• Thanks, Rose, there are just some things that cannot be explained in worldly terms. She was an interesting, infuriating and complex person. I need to write more about her, but there are painful memories to address. Thanks for reading and commenting. ☺ Van

  4. Your mother was beautiful, Van. For years I volunteered with hospice and these kinds of experiences weren’t that rare. I don’t doubt for a moment that your mom reached out to you. We are more than we can measure. Thanks for sharing with us:)

    • Hospice volunteer…bless you for that, Diana. It takes a special kind of soul. Since that time, the “reach out” has been validated through so many other stories. Hard to deny. ☺ Van

  5. lbeth1950 says:

    Your mother sounds like a beautiful, tortured creature. I am hungry to hear more of her and you.

  6. Silver Threading says:

    I have goose bumps at your loving recount of the last days of your mother’s life. WOW! Similar happened to my husband and his father. We lived in Montana, his Dad in California. He waited for my husband to get there. He died on his 80th birthday a few hours after Ron had arrived at the hospital. Sending peace to you Van. ❤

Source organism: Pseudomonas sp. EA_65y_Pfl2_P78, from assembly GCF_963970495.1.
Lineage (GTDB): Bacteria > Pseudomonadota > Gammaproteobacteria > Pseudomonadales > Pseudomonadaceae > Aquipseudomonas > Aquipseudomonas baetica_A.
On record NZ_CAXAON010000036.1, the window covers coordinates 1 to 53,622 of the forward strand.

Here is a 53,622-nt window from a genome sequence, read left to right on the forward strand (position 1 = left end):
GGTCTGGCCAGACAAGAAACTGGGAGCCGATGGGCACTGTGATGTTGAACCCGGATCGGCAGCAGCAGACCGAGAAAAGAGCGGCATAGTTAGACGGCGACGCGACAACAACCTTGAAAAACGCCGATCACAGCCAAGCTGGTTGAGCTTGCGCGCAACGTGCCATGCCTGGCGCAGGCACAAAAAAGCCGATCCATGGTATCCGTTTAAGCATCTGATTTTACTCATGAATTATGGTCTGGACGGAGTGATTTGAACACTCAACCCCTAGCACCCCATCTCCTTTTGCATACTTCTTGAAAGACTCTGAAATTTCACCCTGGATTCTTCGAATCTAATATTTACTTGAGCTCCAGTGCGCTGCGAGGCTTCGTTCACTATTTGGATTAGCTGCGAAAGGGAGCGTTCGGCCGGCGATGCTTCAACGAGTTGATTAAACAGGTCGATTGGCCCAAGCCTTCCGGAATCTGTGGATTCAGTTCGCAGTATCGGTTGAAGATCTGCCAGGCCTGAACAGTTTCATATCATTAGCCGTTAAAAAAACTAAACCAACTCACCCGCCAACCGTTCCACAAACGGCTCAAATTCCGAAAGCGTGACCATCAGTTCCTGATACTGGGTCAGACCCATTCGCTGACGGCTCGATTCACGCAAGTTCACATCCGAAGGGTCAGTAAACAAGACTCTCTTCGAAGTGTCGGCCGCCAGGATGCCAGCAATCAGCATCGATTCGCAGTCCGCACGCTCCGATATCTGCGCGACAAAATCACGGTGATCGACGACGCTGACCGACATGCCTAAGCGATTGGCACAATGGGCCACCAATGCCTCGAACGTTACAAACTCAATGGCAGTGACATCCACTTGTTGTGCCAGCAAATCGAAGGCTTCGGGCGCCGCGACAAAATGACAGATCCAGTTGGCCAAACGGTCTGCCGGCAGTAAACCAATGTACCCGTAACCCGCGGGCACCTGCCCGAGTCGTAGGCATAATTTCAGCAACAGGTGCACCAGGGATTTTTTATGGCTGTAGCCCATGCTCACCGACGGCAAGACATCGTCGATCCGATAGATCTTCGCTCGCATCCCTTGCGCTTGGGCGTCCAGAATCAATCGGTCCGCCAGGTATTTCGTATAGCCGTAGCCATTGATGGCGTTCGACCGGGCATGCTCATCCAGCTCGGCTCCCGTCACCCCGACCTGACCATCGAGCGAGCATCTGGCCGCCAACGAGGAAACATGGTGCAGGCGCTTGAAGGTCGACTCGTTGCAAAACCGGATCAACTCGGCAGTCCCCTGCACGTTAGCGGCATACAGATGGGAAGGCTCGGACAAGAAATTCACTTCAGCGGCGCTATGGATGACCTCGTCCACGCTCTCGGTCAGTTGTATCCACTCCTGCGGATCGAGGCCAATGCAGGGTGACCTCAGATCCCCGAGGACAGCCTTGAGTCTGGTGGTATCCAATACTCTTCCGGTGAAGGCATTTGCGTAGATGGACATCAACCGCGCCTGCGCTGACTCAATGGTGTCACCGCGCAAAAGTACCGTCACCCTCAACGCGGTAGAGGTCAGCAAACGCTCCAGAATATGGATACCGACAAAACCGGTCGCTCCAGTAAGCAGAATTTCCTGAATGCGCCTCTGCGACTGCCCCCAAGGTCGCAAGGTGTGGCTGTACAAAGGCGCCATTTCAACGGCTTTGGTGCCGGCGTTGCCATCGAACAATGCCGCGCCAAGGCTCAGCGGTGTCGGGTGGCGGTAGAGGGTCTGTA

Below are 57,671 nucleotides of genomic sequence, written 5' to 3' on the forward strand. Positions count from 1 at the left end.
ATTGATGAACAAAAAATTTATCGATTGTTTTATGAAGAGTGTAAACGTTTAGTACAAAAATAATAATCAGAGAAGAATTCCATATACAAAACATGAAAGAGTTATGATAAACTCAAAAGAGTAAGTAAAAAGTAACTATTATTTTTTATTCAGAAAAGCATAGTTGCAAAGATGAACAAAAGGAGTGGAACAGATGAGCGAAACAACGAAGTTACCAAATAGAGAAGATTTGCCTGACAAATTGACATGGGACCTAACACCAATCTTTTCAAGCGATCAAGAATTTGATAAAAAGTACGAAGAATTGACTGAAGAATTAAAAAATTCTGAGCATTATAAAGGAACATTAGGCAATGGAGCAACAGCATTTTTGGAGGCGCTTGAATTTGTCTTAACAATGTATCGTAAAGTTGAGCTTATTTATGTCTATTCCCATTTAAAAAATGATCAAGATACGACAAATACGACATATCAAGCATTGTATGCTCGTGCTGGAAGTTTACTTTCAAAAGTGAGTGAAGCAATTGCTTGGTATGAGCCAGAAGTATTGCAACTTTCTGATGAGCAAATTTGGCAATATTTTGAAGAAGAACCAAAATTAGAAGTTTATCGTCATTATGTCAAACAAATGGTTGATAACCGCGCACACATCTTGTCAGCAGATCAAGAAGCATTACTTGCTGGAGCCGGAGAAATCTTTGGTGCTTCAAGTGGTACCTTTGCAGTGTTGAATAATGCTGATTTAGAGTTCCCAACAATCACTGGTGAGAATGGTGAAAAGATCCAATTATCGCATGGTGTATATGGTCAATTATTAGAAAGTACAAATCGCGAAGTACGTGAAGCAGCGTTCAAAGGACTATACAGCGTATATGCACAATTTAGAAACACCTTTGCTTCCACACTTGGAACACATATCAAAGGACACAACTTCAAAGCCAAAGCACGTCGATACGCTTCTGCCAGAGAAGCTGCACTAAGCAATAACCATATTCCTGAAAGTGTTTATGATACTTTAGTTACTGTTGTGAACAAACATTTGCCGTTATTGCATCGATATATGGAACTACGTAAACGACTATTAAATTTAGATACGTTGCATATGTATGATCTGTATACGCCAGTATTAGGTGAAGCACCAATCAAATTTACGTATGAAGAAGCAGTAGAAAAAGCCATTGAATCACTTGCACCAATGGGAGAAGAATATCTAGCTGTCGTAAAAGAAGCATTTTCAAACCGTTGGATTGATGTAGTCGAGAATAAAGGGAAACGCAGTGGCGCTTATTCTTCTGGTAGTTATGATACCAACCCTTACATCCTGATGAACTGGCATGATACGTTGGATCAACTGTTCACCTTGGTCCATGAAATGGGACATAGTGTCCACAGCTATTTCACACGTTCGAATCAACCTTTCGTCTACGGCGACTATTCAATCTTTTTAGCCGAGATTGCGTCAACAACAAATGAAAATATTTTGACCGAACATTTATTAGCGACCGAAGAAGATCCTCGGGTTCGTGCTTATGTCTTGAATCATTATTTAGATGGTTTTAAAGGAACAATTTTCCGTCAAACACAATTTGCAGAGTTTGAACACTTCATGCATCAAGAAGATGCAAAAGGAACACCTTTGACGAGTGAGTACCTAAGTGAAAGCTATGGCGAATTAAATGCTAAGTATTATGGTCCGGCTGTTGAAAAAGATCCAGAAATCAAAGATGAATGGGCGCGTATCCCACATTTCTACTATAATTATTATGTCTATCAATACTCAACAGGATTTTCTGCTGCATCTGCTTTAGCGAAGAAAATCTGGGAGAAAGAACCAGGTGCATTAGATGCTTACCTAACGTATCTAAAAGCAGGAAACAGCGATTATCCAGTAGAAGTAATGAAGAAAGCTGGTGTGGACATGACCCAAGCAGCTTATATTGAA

7. LaVagabonde says:

    I’ve heard of this happening. She hung in there a long time. Sounds like your mom was a fighter and you were all deeply in tune with each other. I had a similar experience when my mom almost died from blood loss -I woke up freezing cold. It was painful and I couldn’t stop shaking. I learned the next morning what had almost happened. It didn’t happen to any of my siblings.

  8. This is a beautiful story, Van – thanks for sharing it.

    There is far more to this world we live in than mere ‘things’ that can be measured or proven by scientific means – and I’m glad that those possibilities opened up for you in time to see your mother off to the next phase.

  9. Erika Kind says:

    Having goose bumps too reading this story. Beautiful how love is able to connect and call! Thank you for sharing this story, Van.

    • I’d like to think it was love, Erika, but at this point, we were all connected by anxiety and stress. Lots of unresolved issues with Mom. There was to be healing. Thanks for sharing the goose bumps ! ☺ Van

      • Erika Kind says: